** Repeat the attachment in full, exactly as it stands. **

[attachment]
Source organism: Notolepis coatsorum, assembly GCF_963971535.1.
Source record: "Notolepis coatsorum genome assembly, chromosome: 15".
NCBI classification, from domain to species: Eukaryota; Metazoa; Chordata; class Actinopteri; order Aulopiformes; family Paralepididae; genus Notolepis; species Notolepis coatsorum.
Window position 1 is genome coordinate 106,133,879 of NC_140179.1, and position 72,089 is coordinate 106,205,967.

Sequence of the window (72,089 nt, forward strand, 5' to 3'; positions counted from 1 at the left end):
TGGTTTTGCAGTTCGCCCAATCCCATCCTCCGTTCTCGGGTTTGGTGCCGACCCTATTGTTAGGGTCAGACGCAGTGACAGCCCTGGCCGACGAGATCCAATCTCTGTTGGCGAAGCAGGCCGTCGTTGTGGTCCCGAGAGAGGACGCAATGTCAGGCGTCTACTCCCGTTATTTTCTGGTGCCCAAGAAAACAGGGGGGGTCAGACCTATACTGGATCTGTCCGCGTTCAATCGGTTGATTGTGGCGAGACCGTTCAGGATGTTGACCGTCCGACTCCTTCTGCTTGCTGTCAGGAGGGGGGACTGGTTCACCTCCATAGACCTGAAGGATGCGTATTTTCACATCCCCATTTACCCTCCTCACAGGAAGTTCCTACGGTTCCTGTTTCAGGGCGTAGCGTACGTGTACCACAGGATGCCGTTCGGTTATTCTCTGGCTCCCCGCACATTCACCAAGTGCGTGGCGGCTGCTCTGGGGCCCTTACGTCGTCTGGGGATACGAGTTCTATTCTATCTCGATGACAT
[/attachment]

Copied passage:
Source organism: Notolepis coatsorum, assembly GCF_963971535.1.
Source record: "Notolepis coatsorum genome assembly, chromosome: 15".
NCBI classification, from domain to species: Eukaryota; Metazoa; Chordata; class Actinopteri; order Aulopiformes; family Paralepididae; genus Notolepis; species Notolepis coatsorum.
Window position 1 is genome coordinate 106,133,879 of NC_140179.1, and position 72,089 is coordinate 106,205,967.

Sequence of the window (72,089 nt, forward strand, 5' to 3'; positions counted from 1 at the left end):
TGGTTTTGCAGTTCGCCCAATCCCATCCTCCGTTCTCGGGTTTGGTGCCGACCCTATTGTTAGGGTCAGACGCAGTGACAGCCCTGGCCGACGAGATCCAATCTCTGTTGGCGAAGCAGGCCGTCGTTGTGGTCCCGAGAGAGGACGCAATGTCAGGCGTCTACTCCCGTTATTTTCTGGTGCCCAAGAAAACAGGGGGGGTCAGACCTATACTGGATCTGTCCGCGTTCAATCGGTTGATTGTGGCGAGACCGTTCAGGATGTTGACCGTCCGACTCCTTCTGCTTGCTGTCAGGAGGGGGGACTGGTTCACCTCCATAGACCTGAAGGATGCGTATTTTCACATCCCCATTTACCCTCCTCACAGGAAGTTCCTACGGTTCCTGTTTCAGGGCGTAGCGTACGTGTACCACAGGATGCCGTTCGGTTATTCTCTGGCTCCCCGCACATTCACCAAGTGCGTGGCGGCTGCTCTGGGGCCCTTACGTCGTCTGGGGATACGAGTTCTATTCTATCTCGATGACAT